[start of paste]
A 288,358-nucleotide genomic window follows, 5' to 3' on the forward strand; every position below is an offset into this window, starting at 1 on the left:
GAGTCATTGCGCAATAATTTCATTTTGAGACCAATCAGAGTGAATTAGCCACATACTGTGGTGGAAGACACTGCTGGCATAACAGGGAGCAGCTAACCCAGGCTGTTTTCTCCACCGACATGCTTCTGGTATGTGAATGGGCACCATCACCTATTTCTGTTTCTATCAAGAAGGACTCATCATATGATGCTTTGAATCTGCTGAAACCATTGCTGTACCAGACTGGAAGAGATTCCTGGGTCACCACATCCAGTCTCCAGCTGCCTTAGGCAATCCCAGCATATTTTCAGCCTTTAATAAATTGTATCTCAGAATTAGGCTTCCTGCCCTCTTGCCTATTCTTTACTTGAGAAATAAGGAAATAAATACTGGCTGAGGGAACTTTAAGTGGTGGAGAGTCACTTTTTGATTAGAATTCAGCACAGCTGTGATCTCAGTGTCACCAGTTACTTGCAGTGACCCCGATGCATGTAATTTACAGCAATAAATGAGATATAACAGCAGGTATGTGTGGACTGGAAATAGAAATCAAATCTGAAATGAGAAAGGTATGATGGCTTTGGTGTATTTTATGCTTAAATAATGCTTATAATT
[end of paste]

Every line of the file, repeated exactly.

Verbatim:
A 288,358-nucleotide genomic window follows, 5' to 3' on the forward strand; every position below is an offset into this window, starting at 1 on the left:
GAGTCATTGCGCAATAATTTCATTTTGAGACCAATCAGAGTGAATTAGCCACATACTGTGGTGGAAGACACTGCTGGCATAACAGGGAGCAGCTAACCCAGGCTGTTTTCTCCACCGACATGCTTCTGGTATGTGAATGGGCACCATCACCTATTTCTGTTTCTATCAAGAAGGACTCATCATATGATGCTTTGAATCTGCTGAAACCATTGCTGTACCAGACTGGAAGAGATTCCTGGGTCACCACATCCAGTCTCCAGCTGCCTTAGGCAATCCCAGCATATTTTCAGCCTTTAATAAATTGTATCTCAGAATTAGGCTTCCTGCCCTCTTGCCTATTCTTTACTTGAGAAATAAGGAAATAAATACTGGCTGAGGGAACTTTAAGTGGTGGAGAGTCACTTTTTGATTAGAATTCAGCACAGCTGTGATCTCAGTGTCACCAGTTACTTGCAGTGACCCCGATGCATGTAATTTACAGCAATAAATGAGATATAACAGCAGGTATGTGTGGACTGGAAATAGAAATCAAATCTGAAATGAGAAAGGTATGATGGCTTTGGTGTATTTTATGCTTAAATAATGCTTATAATT